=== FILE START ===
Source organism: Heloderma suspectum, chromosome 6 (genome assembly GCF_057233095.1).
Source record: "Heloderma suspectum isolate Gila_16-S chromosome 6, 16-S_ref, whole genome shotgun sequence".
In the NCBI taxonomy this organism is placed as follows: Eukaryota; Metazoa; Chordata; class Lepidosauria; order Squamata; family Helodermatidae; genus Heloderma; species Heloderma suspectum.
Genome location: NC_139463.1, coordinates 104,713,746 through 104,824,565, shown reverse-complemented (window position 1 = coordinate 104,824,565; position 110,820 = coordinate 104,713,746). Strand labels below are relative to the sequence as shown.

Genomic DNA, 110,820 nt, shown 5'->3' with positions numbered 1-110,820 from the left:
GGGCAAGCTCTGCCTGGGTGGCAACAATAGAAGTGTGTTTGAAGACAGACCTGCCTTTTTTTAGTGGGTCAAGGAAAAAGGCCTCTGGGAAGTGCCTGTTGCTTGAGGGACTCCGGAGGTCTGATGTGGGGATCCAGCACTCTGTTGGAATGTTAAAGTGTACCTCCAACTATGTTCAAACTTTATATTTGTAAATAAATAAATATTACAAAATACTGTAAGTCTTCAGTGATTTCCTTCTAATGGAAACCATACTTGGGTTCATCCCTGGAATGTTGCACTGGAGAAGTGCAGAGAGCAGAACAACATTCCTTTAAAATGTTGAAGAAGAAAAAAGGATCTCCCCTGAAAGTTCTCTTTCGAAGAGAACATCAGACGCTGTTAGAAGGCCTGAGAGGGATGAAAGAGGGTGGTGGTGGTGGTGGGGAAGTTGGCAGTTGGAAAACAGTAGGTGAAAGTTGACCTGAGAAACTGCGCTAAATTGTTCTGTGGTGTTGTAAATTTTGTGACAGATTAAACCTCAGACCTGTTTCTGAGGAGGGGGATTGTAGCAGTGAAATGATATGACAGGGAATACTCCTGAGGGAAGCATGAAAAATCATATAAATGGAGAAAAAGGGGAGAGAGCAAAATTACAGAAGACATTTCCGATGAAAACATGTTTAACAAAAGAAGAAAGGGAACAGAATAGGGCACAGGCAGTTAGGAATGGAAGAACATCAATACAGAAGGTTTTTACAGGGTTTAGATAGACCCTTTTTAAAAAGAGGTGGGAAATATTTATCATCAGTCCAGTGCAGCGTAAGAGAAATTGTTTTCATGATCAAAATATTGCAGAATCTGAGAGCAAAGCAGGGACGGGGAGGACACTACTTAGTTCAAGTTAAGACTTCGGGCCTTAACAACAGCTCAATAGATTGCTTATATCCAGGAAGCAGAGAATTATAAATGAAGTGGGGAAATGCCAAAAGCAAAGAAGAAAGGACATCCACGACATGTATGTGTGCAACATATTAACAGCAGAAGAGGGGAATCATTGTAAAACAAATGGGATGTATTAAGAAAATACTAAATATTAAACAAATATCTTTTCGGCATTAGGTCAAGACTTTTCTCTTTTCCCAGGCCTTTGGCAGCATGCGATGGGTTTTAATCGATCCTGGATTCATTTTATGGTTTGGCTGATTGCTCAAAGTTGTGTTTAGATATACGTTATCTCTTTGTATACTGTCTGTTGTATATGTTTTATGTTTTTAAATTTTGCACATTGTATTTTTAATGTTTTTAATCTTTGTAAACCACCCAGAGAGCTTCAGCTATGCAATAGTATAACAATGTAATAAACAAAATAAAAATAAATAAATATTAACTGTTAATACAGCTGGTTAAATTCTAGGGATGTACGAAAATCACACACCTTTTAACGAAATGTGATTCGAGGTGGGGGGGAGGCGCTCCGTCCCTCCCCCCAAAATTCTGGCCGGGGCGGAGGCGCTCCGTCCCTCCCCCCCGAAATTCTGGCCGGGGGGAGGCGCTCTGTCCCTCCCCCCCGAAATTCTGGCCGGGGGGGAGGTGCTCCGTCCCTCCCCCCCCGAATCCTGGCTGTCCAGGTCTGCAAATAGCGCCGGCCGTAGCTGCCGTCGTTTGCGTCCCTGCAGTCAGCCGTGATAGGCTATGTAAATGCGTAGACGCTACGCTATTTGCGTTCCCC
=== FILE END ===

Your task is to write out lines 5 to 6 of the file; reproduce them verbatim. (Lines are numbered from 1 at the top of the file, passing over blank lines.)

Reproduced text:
Genomic DNA, 110,820 nt, shown 5'->3' with positions numbered 1-110,820 from the left:
GGGCAAGCTCTGCCTGGGTGGCAACAATAGAAGTGTGTTTGAAGACAGACCTGCCTTTTTTTAGTGGGTCAAGGAAAAAGGCCTCTGGGAAGTGCCTGTTGCTTGAGGGACTCCGGAGGTCTGATGTGGGGATCCAGCACTCTGTTGGAATGTTAAAGTGTACCTCCAACTATGTTCAAACTTTATATTTGTAAATAAATAAATATTACAAAATACTGTAAGTCTTCAGTGATTTCCTTCTAATGGAAACCATACTTGGGTTCATCCCTGGAATGTTGCACTGGAGAAGTGCAGAGAGCAGAACAACATTCCTTTAAAATGTTGAAGAAGAAAAAAGGATCTCCCCTGAAAGTTCTCTTTCGAAGAGAACATCAGACGCTGTTAGAAGGCCTGAGAGGGATGAAAGAGGGTGGTGGTGGTGGTGGGGAAGTTGGCAGTTGGAAAACAGTAGGTGAAAGTTGACCTGAGAAACTGCGCTAAATTGTTCTGTGGTGTTGTAAATTTTGTGACAGATTAAACCTCAGACCTGTTTCTGAGGAGGGGGATTGTAGCAGTGAAATGATATGACAGGGAATACTCCTGAGGGAAGCATGAAAAATCATATAAATGGAGAAAAAGGGGAGAGAGCAAAATTACAGAAGACATTTCCGATGAAAACATGTTTAACAAAAGAAGAAAGGGAACAGAATAGGGCACAGGCAGTTAGGAATGGAAGAACATCAATACAGAAGGTTTTTACAGGGTTTAGATAGACCCTTTTTAAAAAGAGGTGGGAAATATTTATCATCAGTCCAGTGCAGCGTAAGAGAAATTGTTTTCATGATCAAAATATTGCAGAATCTGAGAGCAAAGCAGGGACGGGGAGGACACTACTTAGTTCAAGTTAAGACTTCGGGCCTTAACAACAGCTCAATAGATTGCTTATATCCAGGAAGCAGAGAATTATAAATGAAGTGGGGAAATGCCAAAAGCAAAGAAGAAAGGACATCCACGACATGTATGTGTGCAACATATTAACAGCAGAAGAGGGGAATCATTGTAAAACAAATGGGATGTATTAAGAAAATACTAAATATTAAACAAATATCTTTTCGGCATTAGGTCAAGACTTTTCTCTTTTCCCAGGCCTTTGGCAGCATGCGATGGGTTTTAATCGATCCTGGATTCATTTTATGGTTTGGCTGATTGCTCAAAGTTGTGTTTAGATATACGTTATCTCTTTGTATACTGTCTGTTGTATATGTTTTATGTTTTTAAATTTTGCACATTGTATTTTTAATGTTTTTAATCTTTGTAAACCACCCAGAGAGCTTCAGCTATGCAATAGTATAACAATGTAATAAACAAAATAAAAATAAATAAATATTAACTGTTAATACAGCTGGTTAAATTCTAGGGATGTACGAAAATCACACACCTTTTAACGAAATGTGATTCGAGGTGGGGGGGAGGCGCTCCGTCCCTCCCCCCAAAATTCTGGCCGGGGCGGAGGCGCTCCGTCCCTCCCCCCCGAAATTCTGGCCGGGGGGAGGCGCTCTGTCCCTCCCCCCCGAAATTCTGGCCGGGGGGGAGGTGCTCCGTCCCTCCCCCCCCGAATCCTGGCTGTCCAGGTCTGCAAATAGCGCCGGCCGTAGCTGCCGTCGTTTGCGTCCCTGCAGTCAGCCGTGATAGGCTATGTAAATGCGTAGACGCTACGCTATTTGCGTTCCCC